Iran Sanctions Watch: Can't Read Clinton's Poker Face

Oh, to have been a fly on the wall of Hillary Clinton's office over the past 24 hours. Or rather, a bug on her phone.

This morning, Clinton announced that the Obama administration had finally struck a deal with the major powers on the U.N. Security Council—Britain, France, Russia, and China—to impose a new round of U.N. sanctions on Iran. Flanked by military brass, she told a Senate committee that today she would be sending a draft resolution to the Security Council for consultations, also set to take place today.

The announcement comes after months of negotiations, which have served as the focal point for harsh critiques by doubters of Obama's "engagement" strategy. It also comes a mere day after Iran reached its own surprise deal with Turkey and Brazil to send half of its nuclear fuel to Turkey. That bid was a clear attempt to force a wedge between the pro-sanctions crowd; even though it closely resembles a plan Western powers proposed last year, several important distinctions ensure that it would never get American and European backing. But Turkey and Brazil are both Security Council members, though not members of the veto-wielding power club. Bolstered by their developing-country bona fides, their deal could be an attractive cover for any fence-sitters, like, say, Russia and China, who have been looking for an out from the U.S.-led sanctions route.

Judging by Clinton's words, that's not the way it's turning out. As she testified to the Senate this morning, the draft sanctions resolution is "as convincing an answer to the efforts undertaken in Tehran over the last few days as any we could provide." Her allies, she said, were still 100 percent behind her.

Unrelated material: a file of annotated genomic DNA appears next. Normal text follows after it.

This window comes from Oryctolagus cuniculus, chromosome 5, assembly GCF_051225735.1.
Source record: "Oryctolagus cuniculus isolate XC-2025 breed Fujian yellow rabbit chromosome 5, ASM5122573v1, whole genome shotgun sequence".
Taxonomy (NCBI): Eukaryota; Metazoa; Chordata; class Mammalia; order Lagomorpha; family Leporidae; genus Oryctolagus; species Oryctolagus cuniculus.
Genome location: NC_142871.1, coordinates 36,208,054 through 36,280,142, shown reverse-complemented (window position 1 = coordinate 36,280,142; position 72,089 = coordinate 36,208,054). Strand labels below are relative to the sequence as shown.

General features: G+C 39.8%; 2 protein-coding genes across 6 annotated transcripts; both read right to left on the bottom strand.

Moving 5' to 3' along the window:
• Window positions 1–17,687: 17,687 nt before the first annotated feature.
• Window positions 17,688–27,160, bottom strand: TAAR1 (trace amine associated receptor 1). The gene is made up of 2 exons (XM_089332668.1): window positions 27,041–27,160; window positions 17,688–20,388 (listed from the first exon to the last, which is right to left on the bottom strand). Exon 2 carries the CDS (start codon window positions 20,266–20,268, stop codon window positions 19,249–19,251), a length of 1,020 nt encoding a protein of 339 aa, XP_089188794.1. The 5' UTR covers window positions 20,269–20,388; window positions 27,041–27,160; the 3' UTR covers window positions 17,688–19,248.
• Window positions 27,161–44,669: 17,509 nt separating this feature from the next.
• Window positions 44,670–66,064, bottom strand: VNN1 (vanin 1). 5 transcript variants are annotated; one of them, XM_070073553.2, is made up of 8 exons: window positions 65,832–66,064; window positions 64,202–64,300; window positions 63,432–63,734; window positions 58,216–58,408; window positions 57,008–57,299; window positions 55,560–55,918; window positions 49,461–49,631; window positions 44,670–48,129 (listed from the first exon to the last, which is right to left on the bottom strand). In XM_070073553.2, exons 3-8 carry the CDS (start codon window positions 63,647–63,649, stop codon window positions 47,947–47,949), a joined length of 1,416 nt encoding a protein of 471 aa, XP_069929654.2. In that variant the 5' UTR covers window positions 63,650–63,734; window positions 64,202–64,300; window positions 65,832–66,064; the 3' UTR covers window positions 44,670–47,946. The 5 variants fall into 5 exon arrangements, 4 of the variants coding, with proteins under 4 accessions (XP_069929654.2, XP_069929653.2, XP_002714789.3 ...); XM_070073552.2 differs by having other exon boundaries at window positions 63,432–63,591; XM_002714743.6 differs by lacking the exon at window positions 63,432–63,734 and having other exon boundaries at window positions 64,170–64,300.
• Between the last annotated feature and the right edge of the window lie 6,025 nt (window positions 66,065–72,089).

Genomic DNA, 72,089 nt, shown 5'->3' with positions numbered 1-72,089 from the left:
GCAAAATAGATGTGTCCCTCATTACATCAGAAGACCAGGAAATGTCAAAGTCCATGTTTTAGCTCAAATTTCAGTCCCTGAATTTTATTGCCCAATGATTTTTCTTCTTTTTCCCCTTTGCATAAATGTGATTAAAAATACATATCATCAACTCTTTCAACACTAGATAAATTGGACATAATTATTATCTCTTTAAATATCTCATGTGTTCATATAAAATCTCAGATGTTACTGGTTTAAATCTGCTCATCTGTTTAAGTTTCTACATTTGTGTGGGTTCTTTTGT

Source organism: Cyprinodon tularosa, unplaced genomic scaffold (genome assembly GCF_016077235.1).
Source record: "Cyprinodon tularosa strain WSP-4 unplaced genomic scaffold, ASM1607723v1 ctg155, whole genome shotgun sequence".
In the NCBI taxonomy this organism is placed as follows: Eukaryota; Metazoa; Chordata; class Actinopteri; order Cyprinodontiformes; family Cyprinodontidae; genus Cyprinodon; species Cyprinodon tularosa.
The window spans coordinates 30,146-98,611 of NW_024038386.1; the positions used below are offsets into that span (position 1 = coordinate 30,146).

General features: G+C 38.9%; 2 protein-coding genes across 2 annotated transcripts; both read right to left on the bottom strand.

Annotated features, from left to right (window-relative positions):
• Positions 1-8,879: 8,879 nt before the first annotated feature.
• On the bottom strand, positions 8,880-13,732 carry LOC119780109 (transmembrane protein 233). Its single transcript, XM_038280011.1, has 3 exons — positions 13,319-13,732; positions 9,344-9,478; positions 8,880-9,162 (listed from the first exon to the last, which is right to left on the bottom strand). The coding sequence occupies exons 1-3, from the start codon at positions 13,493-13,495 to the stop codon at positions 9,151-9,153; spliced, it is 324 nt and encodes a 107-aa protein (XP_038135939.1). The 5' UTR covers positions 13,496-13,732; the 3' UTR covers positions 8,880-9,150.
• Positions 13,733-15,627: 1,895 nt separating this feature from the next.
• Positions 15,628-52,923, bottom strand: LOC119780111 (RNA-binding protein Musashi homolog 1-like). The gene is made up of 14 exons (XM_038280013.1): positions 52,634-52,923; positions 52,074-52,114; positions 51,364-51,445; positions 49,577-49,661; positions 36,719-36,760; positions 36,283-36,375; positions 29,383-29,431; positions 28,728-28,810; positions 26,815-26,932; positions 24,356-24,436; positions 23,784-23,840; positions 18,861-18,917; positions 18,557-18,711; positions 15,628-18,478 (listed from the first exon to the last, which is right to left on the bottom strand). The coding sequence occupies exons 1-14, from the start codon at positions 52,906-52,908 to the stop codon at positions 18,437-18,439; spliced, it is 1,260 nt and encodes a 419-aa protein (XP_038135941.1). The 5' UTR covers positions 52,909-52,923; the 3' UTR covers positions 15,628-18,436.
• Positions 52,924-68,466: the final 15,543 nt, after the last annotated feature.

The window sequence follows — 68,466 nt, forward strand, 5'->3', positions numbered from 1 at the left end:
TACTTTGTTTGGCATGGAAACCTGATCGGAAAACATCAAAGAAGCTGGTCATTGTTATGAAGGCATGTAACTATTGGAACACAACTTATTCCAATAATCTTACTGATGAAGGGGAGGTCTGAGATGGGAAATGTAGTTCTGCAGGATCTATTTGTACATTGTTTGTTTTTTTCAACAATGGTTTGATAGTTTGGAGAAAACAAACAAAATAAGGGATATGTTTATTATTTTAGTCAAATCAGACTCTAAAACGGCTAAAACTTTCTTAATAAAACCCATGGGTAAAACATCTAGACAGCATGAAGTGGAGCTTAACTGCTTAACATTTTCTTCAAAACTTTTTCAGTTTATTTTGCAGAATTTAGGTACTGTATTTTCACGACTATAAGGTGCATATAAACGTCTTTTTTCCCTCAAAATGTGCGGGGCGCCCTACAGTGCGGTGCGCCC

But why the fence-sitters, especially China, would choose that path remains a mystery. Beijing welcomed news that the Turks and Brazilians had reached an agreement with Iran. As of yesterday evening, the conventional wisdom had seemed to coalesce around the idea that they would bail on Washington the moment an alternative presented itself. Engagement, it seemed, had been a flop:

"Of course they are not thrilled," Leslie Gelb, president emeritus of the Council on Foreign Relations and a former Pentagon official, said of the administration. "They thought [the Brazilian-Turkish diplomatic effort with Tehran] was going to fail and didn't stop it, or couldn't stop it. It looks like it undercut their diplomacy.

"Now, in their heart of hearts, did they want it to be undercut? Maybe some of them, who thought the sanctions aren't going to work," he said.

Hours later, the tables have turned once again. Maybe. Could Clinton be playing a mad game of poker, announcing an agreement in order to pressure her allies to stay on board with a resolution? As of now, we're relying on information from Clinton and an anonymous "Security Council" source that China and Russia have agreed to support the resolution, but we're still waiting to hear a reaction from the Chinese and the Russians themselves. It's possible their vote-counters could come up with a somewhat different number.

Iran Sanctions Watch: Can't Read Clinton's Poker Face | World
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